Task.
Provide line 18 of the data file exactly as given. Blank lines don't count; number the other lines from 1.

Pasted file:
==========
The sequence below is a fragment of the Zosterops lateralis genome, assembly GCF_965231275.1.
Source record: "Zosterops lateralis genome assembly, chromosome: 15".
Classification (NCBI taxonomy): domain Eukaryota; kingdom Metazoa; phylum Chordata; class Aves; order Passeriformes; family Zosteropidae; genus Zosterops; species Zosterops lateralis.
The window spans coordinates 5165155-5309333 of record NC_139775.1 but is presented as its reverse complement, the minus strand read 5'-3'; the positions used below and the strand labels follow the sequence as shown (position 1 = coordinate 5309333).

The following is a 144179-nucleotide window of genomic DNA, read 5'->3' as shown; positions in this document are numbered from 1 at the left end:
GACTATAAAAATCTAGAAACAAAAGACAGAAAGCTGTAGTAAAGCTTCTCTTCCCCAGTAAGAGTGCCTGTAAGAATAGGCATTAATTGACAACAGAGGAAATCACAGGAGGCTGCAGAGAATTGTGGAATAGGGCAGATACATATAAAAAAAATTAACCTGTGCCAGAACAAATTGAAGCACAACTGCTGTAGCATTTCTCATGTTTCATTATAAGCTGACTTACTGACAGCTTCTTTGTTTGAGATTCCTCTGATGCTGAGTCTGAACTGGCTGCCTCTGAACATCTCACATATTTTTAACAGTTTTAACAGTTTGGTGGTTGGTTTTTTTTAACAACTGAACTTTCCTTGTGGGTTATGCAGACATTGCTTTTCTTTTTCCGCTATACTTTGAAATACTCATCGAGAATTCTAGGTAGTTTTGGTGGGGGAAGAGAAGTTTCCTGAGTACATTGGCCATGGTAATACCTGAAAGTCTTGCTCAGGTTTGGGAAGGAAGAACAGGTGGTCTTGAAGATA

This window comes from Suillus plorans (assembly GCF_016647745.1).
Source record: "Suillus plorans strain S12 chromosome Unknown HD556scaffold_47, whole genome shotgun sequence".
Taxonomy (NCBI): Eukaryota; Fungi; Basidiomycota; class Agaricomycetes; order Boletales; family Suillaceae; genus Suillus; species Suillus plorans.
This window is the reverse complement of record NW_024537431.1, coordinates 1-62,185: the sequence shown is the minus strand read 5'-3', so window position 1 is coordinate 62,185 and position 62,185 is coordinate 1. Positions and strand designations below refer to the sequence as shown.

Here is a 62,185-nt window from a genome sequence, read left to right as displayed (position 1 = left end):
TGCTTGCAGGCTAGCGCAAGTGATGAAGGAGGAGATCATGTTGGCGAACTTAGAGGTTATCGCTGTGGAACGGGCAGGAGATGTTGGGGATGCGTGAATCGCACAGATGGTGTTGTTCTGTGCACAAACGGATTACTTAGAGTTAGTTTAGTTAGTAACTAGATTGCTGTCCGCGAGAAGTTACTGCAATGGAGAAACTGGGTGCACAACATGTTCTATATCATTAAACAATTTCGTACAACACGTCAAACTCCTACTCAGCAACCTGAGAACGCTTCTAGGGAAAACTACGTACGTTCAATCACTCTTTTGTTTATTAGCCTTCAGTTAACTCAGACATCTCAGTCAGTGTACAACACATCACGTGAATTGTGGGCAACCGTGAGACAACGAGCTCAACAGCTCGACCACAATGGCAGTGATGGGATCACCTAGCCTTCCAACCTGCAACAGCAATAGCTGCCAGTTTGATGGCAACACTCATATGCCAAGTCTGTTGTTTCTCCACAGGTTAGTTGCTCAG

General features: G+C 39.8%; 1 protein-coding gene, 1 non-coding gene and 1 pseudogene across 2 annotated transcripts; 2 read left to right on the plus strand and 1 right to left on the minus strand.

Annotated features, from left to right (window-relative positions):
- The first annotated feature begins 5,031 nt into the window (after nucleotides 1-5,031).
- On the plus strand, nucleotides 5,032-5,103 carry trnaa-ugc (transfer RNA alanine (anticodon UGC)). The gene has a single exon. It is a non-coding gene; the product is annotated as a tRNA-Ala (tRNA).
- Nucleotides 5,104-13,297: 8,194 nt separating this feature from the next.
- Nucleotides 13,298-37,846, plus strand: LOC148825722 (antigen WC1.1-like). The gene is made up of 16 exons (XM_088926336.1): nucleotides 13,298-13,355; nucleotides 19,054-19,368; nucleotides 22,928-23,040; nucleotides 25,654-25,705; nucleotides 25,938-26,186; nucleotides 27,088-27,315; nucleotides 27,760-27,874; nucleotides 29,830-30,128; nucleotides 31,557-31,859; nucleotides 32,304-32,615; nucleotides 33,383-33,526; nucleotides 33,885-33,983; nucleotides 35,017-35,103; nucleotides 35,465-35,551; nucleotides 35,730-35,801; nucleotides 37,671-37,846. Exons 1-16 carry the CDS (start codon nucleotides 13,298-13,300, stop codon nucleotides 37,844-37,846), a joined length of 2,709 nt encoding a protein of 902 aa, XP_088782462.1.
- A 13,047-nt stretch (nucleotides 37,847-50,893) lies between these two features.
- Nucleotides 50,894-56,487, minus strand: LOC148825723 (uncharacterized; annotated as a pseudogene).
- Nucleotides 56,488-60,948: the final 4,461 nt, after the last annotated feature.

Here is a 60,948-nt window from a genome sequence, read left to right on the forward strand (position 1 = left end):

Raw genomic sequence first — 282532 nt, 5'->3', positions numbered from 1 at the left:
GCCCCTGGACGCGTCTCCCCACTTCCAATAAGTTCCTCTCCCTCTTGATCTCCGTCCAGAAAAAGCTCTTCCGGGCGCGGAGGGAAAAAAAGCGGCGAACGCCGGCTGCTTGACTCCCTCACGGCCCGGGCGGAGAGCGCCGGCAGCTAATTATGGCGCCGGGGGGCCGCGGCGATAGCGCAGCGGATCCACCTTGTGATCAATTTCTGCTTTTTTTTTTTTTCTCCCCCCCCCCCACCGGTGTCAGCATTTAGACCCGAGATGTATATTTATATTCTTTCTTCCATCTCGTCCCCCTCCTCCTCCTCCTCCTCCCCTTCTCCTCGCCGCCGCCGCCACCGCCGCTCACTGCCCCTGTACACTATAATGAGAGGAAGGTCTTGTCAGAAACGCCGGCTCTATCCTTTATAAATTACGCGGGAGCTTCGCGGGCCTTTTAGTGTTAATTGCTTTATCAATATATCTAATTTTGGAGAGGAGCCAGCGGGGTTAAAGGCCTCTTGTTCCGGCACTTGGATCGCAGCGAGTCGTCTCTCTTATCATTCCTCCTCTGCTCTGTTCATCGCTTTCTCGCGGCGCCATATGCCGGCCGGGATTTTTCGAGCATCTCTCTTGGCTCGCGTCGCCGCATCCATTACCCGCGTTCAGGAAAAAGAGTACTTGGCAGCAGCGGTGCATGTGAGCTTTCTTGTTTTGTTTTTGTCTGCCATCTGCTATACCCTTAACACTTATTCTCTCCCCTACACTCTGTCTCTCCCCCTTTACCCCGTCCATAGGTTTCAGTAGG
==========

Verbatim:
- Nucleotides 13,298-37,846, plus strand: LOC148825722 (antigen WC1.1-like). The gene is made up of 16 exons (XM_088926336.1): nucleotides 13,298-13,355; nucleotides 19,054-19,368; nucleotides 22,928-23,040; nucleotides 25,654-25,705; nucleotides 25,938-26,186; nucleotides 27,088-27,315; nucleotides 27,760-27,874; nucleotides 29,830-30,128; nucleotides 31,557-31,859; nucleotides 32,304-32,615; nucleotides 33,383-33,526; nucleotides 33,885-33,983; nucleotides 35,017-35,103; nucleotides 35,465-35,551; nucleotides 35,730-35,801; nucleotides 37,671-37,846. Exons 1-16 carry the CDS (start codon nucleotides 13,298-13,300, stop codon nucleotides 37,844-37,846), a joined length of 2,709 nt encoding a protein of 902 aa, XP_088782462.1.